by Jim Merrill

Arguing with Something My Dharma Teacher Said                                                                    

There was a bumper sticker in Colorado in the 90’s that said, “Shit Happens” —  you remember the one? The next one was a very clever retort: Nothing Happens. But you wouldn’t get it unless you were part of an in-group, the new age western Buddhists of Boulder — really anyone of the Nihilist persuasion that holds: man’s place in the universe is not just puny, but non-existent; nothing real in his mind.

I’d be driving around Boulder visualizing world peace, trying to determine if I really exist, or only in a dream of driving — always a possibility in my hippie west coast groove; I’d be tooling down Arapahoe Boulevard in my ’84 Volvo wagon, blithely reading bumper stickers, such as another favorite of the day, “Visualize Whirled Peas”.

I can see trees swaying overhead, recoiling from the fierce winds blowing down Boulder Canyon, off the Front Range. I could be back there now — it’s my mind, so why not go?  I’ve just spied a squirrel tip-toeing, ballerina style, across the high wire stretched over College Blvd. And I’m pondering the koan I just read on a woman’s  T-shirt that said: “Stop Staring at My Breasts”.  She opened the door of her apartment to show me a car she had for sale in the paper. Now I’m thinking about her breasts, so basically I bought the car without giving it a second look.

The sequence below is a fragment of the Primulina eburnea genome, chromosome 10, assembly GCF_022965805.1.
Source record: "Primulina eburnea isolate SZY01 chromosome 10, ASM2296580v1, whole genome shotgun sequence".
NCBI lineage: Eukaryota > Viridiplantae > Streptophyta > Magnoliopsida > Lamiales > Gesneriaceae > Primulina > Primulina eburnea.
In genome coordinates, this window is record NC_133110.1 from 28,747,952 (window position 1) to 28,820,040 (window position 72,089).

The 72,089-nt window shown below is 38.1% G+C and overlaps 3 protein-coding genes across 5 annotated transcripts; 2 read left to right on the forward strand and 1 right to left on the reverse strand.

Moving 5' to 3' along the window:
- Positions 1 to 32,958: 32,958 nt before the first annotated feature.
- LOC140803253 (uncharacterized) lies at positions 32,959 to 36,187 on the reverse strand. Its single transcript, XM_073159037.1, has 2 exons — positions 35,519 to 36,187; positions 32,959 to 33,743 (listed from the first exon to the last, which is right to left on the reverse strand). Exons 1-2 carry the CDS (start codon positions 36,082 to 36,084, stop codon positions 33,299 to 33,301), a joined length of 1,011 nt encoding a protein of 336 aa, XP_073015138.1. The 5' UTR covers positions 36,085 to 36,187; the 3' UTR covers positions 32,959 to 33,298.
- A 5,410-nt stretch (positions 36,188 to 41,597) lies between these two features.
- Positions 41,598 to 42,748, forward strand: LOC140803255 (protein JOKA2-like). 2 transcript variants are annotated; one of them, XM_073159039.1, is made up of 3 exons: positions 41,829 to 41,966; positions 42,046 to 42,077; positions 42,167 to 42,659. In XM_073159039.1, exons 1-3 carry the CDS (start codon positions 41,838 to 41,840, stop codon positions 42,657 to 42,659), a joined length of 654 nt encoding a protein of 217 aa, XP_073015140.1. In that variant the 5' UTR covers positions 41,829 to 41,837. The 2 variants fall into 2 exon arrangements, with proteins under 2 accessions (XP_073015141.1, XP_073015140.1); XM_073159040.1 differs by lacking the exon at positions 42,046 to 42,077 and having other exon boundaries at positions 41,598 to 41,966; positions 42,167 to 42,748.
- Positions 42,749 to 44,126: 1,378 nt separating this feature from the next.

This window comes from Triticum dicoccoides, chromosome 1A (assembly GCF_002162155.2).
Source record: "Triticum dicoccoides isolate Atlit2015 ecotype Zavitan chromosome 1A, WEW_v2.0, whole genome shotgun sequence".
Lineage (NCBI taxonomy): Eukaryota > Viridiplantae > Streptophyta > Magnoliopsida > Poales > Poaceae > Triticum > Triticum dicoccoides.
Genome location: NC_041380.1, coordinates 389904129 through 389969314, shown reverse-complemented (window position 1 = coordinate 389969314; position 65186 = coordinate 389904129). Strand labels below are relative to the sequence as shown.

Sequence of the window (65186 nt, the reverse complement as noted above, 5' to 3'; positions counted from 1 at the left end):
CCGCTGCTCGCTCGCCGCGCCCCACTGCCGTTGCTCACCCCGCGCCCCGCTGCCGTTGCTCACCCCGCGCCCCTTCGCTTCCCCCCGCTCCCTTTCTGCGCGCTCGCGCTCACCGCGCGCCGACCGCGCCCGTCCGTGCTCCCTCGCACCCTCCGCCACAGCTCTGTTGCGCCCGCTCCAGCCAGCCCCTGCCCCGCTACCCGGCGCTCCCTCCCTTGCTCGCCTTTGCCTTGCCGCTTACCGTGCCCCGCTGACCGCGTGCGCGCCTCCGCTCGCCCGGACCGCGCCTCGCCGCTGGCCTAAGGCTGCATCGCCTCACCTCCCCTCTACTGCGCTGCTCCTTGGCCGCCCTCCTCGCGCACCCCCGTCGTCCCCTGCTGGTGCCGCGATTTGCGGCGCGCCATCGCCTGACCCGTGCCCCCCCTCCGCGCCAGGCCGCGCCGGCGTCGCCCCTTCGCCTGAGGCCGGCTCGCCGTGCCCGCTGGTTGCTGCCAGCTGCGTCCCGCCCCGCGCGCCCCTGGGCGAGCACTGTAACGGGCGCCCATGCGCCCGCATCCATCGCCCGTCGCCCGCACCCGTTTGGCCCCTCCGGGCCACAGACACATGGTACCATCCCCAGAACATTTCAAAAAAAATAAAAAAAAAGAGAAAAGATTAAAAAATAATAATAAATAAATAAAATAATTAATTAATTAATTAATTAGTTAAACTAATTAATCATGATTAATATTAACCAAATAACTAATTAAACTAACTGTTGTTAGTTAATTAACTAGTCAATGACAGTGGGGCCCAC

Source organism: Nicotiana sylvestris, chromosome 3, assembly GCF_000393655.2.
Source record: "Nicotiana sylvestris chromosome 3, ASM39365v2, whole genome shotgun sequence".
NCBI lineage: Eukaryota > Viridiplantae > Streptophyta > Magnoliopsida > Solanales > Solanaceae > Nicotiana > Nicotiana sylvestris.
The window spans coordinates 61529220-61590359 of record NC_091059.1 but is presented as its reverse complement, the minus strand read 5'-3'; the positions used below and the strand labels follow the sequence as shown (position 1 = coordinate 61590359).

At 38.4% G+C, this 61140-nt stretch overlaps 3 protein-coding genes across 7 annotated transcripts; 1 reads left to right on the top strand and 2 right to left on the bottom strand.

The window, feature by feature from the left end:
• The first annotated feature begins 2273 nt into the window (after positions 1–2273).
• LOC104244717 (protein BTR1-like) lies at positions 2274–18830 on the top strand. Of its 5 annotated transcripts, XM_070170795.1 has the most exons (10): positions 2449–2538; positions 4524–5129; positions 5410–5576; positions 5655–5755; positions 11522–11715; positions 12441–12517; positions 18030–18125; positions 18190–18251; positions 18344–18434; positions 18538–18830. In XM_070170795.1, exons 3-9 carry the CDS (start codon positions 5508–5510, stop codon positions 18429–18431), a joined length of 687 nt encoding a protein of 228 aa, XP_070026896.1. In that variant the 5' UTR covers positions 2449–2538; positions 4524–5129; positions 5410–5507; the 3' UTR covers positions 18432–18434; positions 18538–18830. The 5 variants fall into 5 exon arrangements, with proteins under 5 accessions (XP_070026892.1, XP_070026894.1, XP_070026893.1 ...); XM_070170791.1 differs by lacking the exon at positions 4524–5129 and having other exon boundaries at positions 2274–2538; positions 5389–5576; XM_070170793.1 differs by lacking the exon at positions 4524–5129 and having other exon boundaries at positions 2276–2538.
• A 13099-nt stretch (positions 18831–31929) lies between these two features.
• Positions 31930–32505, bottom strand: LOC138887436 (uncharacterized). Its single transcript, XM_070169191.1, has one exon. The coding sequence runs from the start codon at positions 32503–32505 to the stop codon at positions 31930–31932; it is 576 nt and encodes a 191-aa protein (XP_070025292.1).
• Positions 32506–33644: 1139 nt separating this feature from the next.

Back to driving my old beater on its last legs and I’m worried if that squirrel is going to make his way across the wire, or even if he is really there. That’s silly, of course he’s there. But is he in a dream of his own illusion, or is it only we humans who are tripping through this life of illusion? So then I start a dialog with my dharma teacher.

Actually he wasn’t there. But he had told me that it is my obstinate ego that is clinging to the notion of reality. And then, “Boom!” — I tailgated the guy in front of me who’s stopped at the railroad tracks while I’m looking up at a squirrel and arguing with something my dharma teacher told me.   

                                               

Aging Is About …

letting grudges dissolve into blurred lines like

white dashes on the highway widening, becoming

indistinct.

And about walls no longer making good neighbors and

about how piling up boulders of separation is not worth

the price of a bad back the next morning. About accepting

the rules of gravity and respecting collisions between hard

surfaces and harder hearts. Aging is about sitting still more

often than not. And about not resenting strangers for breaking

your concentration on private flights through old memories,

pondering isolation and its malcontents.

Aging is not about forever chasing the ultimate high or the

perfect sunset in the endless summer while drinking a

margarita In Cabo de Paradisio. In fact, for me …

aging has become watching three-fifths of my favorite hard-

core rock band touring with the surviving members sporting

long stringy white hair under a balding dome like Friar Tuck.

And sitting in concert with my son who knows more about punk

rock trends than I’ve forgotten about the Beatles and the Stones.

                                     

Jim and Harumi Merrill live in Keizer.  Jim is a former teacher at Chemawa Indian School.